Grapevine: Pleasant problem

News briefs from around Jerusalem.

Chabad Rehavia sign (photo credit: WWW.JERUSALEMCHABAD.ORG)
Chabad Rehavia sign
► LAST WEEK it was mentioned in this column that Chabad of Rechavia has to conduct its Shabbat and High Holy Day services in the basement of the Great Synagogue, because its own premises are too small to house its rapidly growing congregation. But Chabad of Rechavia is not the only congregation with this pleasant problem. So is Shir Hadash, founded by Rabbi Ian Pear and his wife Rachel. The congregation, whose services are usually conducted on the premises of Ohel Nechama in Chopin Street, has branched out with an additional service at 47 Emek Refaim. For the time being, Shir Hadash Emek, as it is called, will meet at 47 Emek Refaim.
To introduce people from both congregations to the new facility, Slihot services were held there last Saturday night beginning with a lesson by Rabbi Sam Shor, followed at midnight by musical penitential prayers led by Ari Abramson. Everyone attending was asked to bring a canned food item to donate to Jerusalem’s needy senior citizens. On October 1, both congregations will again come together for Shabbat services at 47 Emek Refaim, but separate services will be held on Rosh Hashana. The establishment of a satellite branch may cause some confusion, as diagonally across the road at 12 Emek Refaim there is a more veteran congregation called Shira Hadasha. Not everyone looking for one or the other will know the difference if they are not familiar with either congregation.
► AT A 50th-anniversary gathering of the Jerusalem Foundation on the lawn of the President’s Residence last week, President Reuven Rivlin told Jerusalem Foundation President Emeritus Ruth Cheshin: “I’m not going to argue who is more of a Jerusalemite, because I’m sure I will win, but my thanks go to you, Ruth, for all you have done and for all the Jerusalem Foundation has done and continues to do for the city of Jerusalem and the people of Jerusalem.”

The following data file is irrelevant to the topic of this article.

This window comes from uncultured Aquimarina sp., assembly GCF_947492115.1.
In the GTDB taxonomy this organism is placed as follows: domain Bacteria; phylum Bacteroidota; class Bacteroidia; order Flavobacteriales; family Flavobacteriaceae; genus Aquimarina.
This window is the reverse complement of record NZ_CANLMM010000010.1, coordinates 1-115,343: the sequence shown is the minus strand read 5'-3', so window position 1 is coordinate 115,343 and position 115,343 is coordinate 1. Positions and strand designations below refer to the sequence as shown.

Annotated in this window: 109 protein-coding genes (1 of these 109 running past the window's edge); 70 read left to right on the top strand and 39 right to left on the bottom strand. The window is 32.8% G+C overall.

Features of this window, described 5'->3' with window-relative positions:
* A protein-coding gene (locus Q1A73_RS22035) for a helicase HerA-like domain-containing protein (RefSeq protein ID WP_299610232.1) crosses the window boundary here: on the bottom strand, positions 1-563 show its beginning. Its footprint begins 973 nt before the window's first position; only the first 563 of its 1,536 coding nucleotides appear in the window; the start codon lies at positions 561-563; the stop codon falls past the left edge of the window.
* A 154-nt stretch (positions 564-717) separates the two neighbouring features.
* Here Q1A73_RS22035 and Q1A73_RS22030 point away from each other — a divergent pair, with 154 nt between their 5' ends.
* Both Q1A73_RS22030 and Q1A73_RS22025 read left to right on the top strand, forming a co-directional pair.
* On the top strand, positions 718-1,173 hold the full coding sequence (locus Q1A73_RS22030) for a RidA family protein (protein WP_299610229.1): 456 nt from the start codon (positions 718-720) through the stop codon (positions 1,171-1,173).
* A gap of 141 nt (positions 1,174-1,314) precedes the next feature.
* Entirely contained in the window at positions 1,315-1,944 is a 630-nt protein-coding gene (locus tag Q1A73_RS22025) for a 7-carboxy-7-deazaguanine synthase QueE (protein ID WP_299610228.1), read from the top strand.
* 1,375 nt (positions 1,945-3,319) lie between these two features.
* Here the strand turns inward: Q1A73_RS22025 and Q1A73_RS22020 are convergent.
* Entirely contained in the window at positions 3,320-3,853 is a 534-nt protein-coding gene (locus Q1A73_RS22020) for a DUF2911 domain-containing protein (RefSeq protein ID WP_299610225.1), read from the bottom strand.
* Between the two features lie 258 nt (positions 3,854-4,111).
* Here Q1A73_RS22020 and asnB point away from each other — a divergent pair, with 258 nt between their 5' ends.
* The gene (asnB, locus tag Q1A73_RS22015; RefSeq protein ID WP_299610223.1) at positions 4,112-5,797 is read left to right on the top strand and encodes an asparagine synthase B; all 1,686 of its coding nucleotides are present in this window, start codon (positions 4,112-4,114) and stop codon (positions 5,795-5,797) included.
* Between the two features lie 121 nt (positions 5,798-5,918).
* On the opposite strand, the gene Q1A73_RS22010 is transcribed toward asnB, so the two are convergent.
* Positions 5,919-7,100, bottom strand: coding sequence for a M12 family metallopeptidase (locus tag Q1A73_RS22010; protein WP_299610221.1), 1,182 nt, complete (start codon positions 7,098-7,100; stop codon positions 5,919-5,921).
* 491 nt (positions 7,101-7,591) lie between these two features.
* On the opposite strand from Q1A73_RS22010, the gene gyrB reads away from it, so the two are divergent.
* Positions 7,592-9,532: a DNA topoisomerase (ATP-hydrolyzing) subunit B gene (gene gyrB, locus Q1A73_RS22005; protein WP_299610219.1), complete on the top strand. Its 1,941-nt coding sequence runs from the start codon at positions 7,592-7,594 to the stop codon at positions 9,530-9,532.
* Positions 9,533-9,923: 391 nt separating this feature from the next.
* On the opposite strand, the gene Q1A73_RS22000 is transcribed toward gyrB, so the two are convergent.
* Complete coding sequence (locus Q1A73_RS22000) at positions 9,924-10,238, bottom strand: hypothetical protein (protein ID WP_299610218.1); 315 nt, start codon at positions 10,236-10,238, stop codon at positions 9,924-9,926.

Prior to entering the Knesset and subsequently the presidency, Rivlin sat on the boards of several organizations and institutions, but nowhere near as many as Cheshin, who, in addition to sitting on the boards of many of the organizations and institutions which received their head-starts from the Jerusalem Foundation, also sits on the boards of several commercial enterprises and is a Teva heiress.
Cheshin joined Teddy Kollek in creating the Jerusalem Foundation, and members of both their families were present at the President’s Residence as were many representatives of other founding families.
► NATIONAL INSURANCE Institute Director General Shlomo Mor Yosef, who was previously the longtime director-general of Hadassah University Medical Center, and became known worldwide during the hospitalization of Ariel Sharon, is due to complete his tenure in December, following an extension that was granted to him by Welfare and Social Services Minister Haim Katz. In the event that a successor is not found by the end of the year, Katz may ask Mor Yosef to stay on a little longer. Despite his long association with Hadassah – from his student days through his work there as a senior physician in gynecological oncology and also a teacher at the Faculty of Medicine, followed by an 11-year stint as director general – relations between Mor Yosef and Hadassah, the Women’s Zionist Organization of America have deteriorated to the degree of mutual recrimination.
The organization blamed the Hadassah Medical Center’s huge deficit on Mor Yosef’s mismanagement, and he in turn blamed the deficit on reduced funding from America. Now, in view of NIS 2.2 billion deficit in the operating budget of the National Insurance Institute, Mor Yosef, who grew up in a poor family in Katamon, is once again being called to task not only for mismanagement, but for the insensitive bureaucracy of the NII, which humiliates many needy people and places so many obstacles in their path. At 65, he still has two years to go before he reaches retirement age – something that could very well be abolished over the next two years, given the fact that so many senior citizens are physically and mentally active into their eighties. So it would not come as a surprise to find him in yet another top management role.